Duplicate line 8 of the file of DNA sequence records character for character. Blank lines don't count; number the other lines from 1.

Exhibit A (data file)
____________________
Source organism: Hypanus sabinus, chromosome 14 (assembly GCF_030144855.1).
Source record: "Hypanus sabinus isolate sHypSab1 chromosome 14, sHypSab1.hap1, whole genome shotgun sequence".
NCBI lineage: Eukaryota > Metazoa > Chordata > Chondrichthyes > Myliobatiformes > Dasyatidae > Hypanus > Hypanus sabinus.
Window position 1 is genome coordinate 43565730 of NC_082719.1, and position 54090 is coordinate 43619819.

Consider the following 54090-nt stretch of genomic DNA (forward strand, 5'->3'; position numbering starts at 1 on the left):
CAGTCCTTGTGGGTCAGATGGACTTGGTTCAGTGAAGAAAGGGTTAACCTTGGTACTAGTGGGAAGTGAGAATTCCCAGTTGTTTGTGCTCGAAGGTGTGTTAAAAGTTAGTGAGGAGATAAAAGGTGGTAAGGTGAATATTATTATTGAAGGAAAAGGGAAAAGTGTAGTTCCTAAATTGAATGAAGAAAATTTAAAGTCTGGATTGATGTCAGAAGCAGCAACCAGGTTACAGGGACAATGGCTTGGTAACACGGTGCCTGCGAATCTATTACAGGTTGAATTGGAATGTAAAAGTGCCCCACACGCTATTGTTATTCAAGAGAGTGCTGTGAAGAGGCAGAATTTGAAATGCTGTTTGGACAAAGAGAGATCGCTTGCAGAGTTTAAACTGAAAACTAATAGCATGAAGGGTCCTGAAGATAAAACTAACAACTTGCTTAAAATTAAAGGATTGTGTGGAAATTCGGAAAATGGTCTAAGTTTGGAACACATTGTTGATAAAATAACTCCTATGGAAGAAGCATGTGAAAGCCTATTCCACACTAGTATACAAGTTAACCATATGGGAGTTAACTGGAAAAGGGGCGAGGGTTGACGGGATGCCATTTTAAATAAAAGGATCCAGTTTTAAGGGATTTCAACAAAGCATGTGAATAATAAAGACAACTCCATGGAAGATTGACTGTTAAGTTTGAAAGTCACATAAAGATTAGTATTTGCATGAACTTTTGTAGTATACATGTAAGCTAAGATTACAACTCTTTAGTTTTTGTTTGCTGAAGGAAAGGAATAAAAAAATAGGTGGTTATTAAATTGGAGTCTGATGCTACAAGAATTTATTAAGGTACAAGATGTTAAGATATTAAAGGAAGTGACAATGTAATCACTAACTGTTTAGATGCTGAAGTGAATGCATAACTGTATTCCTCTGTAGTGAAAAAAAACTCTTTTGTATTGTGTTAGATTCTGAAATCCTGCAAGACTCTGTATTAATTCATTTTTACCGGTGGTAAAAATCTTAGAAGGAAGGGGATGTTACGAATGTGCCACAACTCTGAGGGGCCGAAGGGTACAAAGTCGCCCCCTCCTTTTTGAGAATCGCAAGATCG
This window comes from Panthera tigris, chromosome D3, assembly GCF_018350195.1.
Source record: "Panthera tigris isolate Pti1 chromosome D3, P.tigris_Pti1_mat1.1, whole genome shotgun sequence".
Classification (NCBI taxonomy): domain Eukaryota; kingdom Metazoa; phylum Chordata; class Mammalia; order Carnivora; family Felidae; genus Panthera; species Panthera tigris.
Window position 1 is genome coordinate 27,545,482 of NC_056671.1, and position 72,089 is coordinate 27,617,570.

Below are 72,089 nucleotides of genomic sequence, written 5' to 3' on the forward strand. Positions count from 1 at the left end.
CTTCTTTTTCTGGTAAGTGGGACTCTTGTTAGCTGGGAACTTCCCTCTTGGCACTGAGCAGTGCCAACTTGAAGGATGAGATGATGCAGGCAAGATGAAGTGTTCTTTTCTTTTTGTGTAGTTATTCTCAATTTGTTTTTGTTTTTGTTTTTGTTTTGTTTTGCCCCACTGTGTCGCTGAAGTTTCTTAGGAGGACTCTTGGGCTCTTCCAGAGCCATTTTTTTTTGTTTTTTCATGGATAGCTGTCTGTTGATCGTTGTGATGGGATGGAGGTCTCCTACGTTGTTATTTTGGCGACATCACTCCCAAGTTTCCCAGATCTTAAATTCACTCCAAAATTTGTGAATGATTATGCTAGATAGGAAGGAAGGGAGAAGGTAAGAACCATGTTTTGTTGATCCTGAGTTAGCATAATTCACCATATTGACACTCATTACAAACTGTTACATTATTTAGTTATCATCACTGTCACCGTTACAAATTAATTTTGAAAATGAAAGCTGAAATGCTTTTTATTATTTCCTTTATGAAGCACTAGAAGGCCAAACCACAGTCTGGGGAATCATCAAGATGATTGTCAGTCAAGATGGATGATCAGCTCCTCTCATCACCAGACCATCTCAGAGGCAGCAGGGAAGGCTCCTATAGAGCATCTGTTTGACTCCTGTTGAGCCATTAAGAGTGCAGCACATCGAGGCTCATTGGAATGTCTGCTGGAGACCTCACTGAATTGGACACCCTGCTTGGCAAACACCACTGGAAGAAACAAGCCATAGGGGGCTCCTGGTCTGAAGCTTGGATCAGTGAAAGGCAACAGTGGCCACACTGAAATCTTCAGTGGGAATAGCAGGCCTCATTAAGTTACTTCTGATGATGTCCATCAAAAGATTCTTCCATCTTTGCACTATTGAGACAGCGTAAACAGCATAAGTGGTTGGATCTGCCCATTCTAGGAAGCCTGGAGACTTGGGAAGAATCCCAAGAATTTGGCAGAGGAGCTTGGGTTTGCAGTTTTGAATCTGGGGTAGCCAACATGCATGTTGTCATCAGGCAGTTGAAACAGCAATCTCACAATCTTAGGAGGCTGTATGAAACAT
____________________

Source record: "Panthera tigris isolate Pti1 chromosome D3, P.tigris_Pti1_mat1.1, whole genome shotgun sequence".